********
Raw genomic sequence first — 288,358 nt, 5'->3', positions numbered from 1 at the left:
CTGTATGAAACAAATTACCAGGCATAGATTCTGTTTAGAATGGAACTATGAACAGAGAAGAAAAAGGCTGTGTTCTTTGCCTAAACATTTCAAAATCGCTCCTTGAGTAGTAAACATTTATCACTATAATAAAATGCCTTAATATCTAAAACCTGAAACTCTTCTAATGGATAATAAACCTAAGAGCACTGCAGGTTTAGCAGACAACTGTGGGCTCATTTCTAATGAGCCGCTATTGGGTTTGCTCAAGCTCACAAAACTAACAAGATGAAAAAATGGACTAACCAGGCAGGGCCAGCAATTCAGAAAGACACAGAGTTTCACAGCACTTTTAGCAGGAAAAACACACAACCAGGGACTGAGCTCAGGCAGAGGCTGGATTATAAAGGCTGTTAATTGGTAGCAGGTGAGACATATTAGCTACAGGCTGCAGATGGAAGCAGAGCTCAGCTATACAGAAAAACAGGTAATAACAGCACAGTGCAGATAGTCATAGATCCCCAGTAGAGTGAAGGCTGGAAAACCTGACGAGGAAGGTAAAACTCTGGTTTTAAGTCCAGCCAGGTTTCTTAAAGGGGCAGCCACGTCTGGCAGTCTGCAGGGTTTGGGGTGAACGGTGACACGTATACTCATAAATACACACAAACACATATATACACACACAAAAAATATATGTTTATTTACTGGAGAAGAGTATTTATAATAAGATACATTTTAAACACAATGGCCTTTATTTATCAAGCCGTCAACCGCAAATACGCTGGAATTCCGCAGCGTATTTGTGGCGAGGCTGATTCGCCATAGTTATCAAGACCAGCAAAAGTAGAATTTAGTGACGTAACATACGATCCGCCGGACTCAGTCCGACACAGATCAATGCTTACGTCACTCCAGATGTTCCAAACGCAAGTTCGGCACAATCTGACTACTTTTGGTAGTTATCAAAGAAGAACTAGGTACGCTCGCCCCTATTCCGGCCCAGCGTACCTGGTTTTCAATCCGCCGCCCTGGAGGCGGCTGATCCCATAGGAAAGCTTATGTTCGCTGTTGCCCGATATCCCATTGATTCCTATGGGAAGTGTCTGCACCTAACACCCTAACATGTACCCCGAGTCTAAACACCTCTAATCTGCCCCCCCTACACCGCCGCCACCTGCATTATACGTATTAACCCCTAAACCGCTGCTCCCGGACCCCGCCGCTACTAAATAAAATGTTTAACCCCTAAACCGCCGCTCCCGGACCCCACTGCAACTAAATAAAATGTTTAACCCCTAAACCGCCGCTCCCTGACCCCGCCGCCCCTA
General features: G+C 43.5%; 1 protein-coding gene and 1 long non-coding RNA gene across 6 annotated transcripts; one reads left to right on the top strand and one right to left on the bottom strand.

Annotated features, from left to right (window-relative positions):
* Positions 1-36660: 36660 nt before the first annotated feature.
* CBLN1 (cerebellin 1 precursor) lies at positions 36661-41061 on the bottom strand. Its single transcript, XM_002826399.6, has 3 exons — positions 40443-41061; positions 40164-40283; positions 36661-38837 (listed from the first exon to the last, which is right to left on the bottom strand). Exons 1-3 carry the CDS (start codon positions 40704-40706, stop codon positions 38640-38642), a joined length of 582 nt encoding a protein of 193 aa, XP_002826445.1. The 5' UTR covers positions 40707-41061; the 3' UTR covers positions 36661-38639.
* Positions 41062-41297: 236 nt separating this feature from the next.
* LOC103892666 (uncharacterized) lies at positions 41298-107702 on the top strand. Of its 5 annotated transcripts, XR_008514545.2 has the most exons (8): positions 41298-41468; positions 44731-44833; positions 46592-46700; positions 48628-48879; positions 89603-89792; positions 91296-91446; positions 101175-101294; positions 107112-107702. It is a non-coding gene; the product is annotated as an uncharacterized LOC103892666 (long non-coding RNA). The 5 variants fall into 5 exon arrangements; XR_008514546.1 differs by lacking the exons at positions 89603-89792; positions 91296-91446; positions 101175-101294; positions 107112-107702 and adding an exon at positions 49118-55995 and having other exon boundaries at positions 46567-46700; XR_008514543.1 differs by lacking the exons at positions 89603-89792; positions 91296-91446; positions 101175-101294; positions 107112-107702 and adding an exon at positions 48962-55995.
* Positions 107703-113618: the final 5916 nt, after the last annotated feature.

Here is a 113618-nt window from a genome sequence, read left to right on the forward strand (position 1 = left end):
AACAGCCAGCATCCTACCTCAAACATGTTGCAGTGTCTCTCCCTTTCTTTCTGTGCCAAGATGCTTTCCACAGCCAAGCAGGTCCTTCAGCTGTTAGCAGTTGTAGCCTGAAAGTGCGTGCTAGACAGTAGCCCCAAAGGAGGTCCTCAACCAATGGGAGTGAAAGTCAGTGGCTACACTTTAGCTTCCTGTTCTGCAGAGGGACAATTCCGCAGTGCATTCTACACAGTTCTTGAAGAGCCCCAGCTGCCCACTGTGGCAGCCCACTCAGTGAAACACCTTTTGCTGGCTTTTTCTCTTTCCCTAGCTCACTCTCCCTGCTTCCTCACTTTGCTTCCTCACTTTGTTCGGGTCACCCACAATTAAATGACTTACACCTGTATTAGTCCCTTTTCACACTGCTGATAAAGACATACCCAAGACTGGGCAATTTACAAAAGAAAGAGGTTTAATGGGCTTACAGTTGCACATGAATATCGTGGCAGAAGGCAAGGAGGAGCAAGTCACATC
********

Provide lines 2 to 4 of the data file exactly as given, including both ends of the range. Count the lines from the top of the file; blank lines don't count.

CTGTATGAAACAAATTACCAGGCATAGATTCTGTTTAGAATGGAACTATGAACAGAGAAGAAAAAGGCTGTGTTCTTTGCCTAAACATTTCAAAATCGCTCCTTGAGTAGTAAACATTTATCACTATAATAAAATGCCTTAATATCTAAAACCTGAAACTCTTCTAATGGATAATAAACCTAAGAGCACTGCAGGTTTAGCAGACAACTGTGGGCTCATTTCTAATGAGCCGCTATTGGGTTTGCTCAAGCTCACAAAACTAACAAGATGAAAAAATGGACTAACCAGGCAGGGCCAGCAATTCAGAAAGACACAGAGTTTCACAGCACTTTTAGCAGGAAAAACACACAACCAGGGACTGAGCTCAGGCAGAGGCTGGATTATAAAGGCTGTTAATTGGTAGCAGGTGAGACATATTAGCTACAGGCTGCAGATGGAAGCAGAGCTCAGCTATACAGAAAAACAGGTAATAACAGCACAGTGCAGATAGTCATAGATCCCCAGTAGAGTGAAGGCTGGAAAACCTGACGAGGAAGGTAAAACTCTGGTTTTAAGTCCAGCCAGGTTTCTTAAAGGGGCAGCCACGTCTGGCAGTCTGCAGGGTTTGGGGTGAACGGTGACACGTATACTCATAAATACACACAAACACATATATACACACACAAAAAATATATGTTTATTTACTGGAGAAGAGTATTTATAATAAGATACATTTTAAACACAATGGCCTTTATTTATCAAGCCGTCAACCGCAAATACGCTGGAATTCCGCAGCGTATTTGTGGCGAGGCTGATTCGCCATAGTTATCAAGACCAGCAAAAGTAGAATTTAGTGACGTAACATACGATCCGCCGGACTCAGTCCGACACAGATCAATGCTTACGTCACTCCAGATGTTCCAAACGCAAGTTCGGCACAATCTGACTACTTTTGGTAGTTATCAAAGAAGAACTAGGTACGCTCGCCCCTATTCCGGCCCAGCGTACCTGGTTTTCAATCCGCCGCCCTGGAGGCGGCTGATCCCATAGGAAAGCTTATGTTCGCTGTTGCCCGATATCCCATTGATTCCTATGGGAAGTGTCTGCACCTAACACCCTAACATGTACCCCGAGTCTAAACACCTCTAATCTGCCCCCCCTACACCGCCGCCACCTGCATTATACGTATTAACCCCTAAACCGCTGCTCCCGGACCCCGCCGCTACTAAATAAAATGTTTAACCCCTAAACCGCCGCTCCCGGACCCCACTGCAACTAAATAAAATGTTTAACCCCTAAACCGCCGCTCCCTGACCCCGCCGCCCCTA
General features: G+C 43.5%; 1 protein-coding gene and 1 long non-coding RNA gene across 6 annotated transcripts; one reads left to right on the top strand and one right to left on the bottom strand.

Annotated features, from left to right (window-relative positions):